The World Professional Association for Transgender Health Standards of Care require patients to undergo at least 12 months of hormone therapy prior to genital surgery. In reality, patients in England and Wales face a substantial waiting list (sometimes lasting years) before they are able to attend an NHS Gender Clinic, where two separate clinicians are required to approve a regime of hormone therapy before it can be undertaken. An additional two opinions are needed at a later date before a referral for genital surgery can take place. There are many, many opportunities and a great deal of time for patients to consider and re-consider their option – and that’s even before we take into account the horrific scale of the current crisis in surgery provision for trans women.

The current system is not constructed to facilitate transition so much as prevent the very possibility of regret. The result is increased suffering – in terms of the mental and physical health impact upon individuals who are forced to wait many years for hormones and surgery, whilst fearing (sometimes with good reason) that they will be denied treatment on spurious grounds. It’s no surprise that the Trans Mental Health Study found that “not transitioning sooner/earlier” is a major cause of “regret”, as individuals who have waited until breaking point to transition soon discover that there is still a long, long road ahead of them.

The second fundamental problem with Sundog’s proposal is their idea that trans people who aren’t too happy with their transition might be “keen to undergo further treatment / operations to reverse the change”. This is a very binaristic notion that both stems from and reinforces the notion that transition is a one-way process, from one (binary) gender to the other. In reality, there are many people for whom transition is a complex, ongoing process. For instance,  an individual who initially transitions from male to female might later feel that their identity is better understood as genderqueer, and may allow or pursue further physical changes to reflect this.


The wider political context

Given the tiny proportion of trans people who “regret” transition and the realities of service provision, the choice of a documentary about the subject appears at best to be somewhat misguided. However, the impact of insensitive coverage on this topic is such that I believe that I believe this documentary could be actively harmful, particularly as Sundog’s email asks “whether the process before someone is permitted an operation is robust enough”.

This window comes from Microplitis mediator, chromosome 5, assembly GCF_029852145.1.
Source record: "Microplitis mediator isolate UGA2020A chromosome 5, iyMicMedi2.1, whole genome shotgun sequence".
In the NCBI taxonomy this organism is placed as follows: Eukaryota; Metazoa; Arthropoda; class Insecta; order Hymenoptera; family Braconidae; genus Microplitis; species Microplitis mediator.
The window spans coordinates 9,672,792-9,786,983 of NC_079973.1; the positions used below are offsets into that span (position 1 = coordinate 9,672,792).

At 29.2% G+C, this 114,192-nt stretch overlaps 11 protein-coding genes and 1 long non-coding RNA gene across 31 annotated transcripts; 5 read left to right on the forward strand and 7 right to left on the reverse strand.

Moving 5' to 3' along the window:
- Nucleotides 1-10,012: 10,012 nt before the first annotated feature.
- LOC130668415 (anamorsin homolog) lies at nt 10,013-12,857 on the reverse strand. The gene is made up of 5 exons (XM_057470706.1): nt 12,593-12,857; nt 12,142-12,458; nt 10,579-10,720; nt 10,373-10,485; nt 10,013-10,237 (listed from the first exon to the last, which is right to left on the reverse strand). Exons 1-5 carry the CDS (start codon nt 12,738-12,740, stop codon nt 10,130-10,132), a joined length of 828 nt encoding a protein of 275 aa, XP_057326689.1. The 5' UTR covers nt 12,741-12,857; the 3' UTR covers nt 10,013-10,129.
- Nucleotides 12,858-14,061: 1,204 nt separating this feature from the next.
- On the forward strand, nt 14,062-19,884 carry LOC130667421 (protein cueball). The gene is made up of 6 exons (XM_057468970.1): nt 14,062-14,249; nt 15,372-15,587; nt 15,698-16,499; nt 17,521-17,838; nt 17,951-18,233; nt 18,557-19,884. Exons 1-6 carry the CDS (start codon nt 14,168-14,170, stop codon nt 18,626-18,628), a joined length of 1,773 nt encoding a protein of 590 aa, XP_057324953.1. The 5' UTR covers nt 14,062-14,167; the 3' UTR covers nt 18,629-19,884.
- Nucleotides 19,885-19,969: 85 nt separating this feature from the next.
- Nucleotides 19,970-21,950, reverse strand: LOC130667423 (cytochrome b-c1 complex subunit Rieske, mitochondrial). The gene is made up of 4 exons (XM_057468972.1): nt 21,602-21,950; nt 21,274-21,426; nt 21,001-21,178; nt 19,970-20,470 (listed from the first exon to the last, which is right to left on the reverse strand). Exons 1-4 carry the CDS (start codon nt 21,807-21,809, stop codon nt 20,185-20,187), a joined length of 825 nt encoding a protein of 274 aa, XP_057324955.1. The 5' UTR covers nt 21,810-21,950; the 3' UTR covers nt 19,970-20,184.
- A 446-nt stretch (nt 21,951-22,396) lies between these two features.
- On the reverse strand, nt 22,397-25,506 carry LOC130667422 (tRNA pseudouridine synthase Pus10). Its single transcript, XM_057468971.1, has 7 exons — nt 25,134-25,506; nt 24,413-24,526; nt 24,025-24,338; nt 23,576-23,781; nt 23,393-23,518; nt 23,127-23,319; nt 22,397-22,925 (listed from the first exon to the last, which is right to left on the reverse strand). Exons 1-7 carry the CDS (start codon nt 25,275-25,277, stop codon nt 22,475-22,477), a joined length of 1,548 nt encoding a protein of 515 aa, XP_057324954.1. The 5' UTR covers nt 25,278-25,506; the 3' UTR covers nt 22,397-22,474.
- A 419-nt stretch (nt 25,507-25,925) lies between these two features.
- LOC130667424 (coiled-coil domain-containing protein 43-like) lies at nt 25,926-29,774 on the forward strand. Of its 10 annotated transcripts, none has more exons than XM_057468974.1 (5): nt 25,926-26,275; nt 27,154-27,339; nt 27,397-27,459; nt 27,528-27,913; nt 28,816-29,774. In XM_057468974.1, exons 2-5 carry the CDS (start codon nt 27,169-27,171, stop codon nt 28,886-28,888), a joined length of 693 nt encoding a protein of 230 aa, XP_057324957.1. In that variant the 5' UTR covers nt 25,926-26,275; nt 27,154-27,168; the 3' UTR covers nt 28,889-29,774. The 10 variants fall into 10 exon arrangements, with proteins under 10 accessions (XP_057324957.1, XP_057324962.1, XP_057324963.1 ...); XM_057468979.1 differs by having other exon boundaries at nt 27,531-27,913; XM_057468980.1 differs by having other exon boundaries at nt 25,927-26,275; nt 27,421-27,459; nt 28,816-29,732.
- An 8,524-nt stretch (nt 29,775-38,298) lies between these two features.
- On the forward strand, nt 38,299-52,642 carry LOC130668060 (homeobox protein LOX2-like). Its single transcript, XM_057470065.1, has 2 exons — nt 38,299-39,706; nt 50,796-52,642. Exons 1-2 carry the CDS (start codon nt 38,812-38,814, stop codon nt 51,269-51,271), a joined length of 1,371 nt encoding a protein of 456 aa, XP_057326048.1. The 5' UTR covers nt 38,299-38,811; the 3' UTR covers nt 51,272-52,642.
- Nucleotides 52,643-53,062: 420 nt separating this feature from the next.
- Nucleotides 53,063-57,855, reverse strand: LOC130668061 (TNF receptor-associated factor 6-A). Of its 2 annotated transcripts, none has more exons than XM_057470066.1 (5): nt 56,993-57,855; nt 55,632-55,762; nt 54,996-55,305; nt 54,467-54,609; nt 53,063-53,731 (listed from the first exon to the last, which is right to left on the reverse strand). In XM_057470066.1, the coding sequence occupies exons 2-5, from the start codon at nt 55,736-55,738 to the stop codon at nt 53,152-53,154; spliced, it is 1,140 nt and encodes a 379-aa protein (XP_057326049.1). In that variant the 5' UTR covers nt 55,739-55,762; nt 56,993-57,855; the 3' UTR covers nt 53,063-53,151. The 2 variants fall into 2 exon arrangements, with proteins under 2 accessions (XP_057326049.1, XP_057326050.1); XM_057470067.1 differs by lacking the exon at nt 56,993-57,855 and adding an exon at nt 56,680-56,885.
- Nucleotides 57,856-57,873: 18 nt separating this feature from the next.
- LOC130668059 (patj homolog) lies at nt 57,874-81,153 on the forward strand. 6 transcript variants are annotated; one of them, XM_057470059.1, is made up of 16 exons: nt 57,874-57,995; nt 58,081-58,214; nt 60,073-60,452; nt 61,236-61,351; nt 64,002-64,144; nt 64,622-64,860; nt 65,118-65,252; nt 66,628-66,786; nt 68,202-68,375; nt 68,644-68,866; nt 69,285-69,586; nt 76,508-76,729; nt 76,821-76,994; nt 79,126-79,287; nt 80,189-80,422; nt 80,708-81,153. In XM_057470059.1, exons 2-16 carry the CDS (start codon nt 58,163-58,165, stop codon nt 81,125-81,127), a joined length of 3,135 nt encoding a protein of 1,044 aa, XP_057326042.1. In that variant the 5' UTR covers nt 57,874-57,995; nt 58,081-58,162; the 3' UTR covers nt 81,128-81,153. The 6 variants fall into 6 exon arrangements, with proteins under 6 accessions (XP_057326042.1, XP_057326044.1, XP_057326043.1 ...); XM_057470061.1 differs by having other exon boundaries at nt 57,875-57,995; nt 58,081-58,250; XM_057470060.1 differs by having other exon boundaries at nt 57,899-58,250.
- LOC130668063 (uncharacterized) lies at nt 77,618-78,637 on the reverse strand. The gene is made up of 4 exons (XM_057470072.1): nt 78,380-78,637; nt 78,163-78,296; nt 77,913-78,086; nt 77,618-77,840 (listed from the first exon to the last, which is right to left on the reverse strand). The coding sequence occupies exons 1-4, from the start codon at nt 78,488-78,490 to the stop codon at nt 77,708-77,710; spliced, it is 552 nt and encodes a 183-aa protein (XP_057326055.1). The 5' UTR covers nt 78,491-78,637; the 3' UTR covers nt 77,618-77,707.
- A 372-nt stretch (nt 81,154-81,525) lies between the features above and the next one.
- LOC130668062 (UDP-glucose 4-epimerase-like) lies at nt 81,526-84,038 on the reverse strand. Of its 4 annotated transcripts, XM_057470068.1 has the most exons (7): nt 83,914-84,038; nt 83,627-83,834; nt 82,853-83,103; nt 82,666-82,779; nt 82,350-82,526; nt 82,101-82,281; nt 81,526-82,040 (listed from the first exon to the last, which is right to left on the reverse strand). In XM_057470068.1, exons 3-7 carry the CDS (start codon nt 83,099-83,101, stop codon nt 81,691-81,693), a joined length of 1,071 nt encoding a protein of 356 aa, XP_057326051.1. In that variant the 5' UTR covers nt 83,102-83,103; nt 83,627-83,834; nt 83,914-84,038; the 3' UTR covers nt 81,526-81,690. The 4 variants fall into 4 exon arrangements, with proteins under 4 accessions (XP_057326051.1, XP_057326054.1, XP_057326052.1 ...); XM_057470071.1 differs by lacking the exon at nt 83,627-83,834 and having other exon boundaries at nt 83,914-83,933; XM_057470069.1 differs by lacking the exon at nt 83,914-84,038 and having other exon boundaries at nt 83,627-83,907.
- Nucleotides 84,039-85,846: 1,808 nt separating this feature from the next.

This is in part because the way in which discourses of regret are handled makes it harder for trans people to get treatment. Gender clinics in the UK require urgent intervention to make life easier for individuals who transition, not harder. Media hysteria over the possibility of regret reinforces the current system’s approach, which is to require people to demonstrate over and over again that they are trans before there is any hope of treatment.

But it’s also because discourses of regret are employed by those who campaign against trans liberation, including conservative commentators and anti-trans radical feminists who would deny funding for transition on the NHS altogether. Writers such as Julie Bindel are all too keen to use any example of individual regret to argue that transition is unnecessary mutilation, undertaken by sad, sick individuals who might have done otherwise if only they’d been given the option of, say, some form of reparative therapy.

The focus on the medical process is therefore politically loaded. Yes, some people do de-transition, and their stories are important and of worth. But these stories have yet to be told by the mainstream media in a non-sensationalised manner, in a way that doesn’t reinforce (intentionally or otherwise) a pernicious anti-trans agenda. Sundog’s proposal appears to feed right into this agenda.

This proposed documentary should not be regarded as a curiosity piece taking place in a cultural vacuum. It draws upon and will contribute to damaging and inaccurate tropes about transition. Ill-informed media accounts ultimately play a part in creating and maintaining a situation where “regret” frequently stems from the responses of friends and family, delays to transition and other negative experiences that come with transitioning in a transphobic society.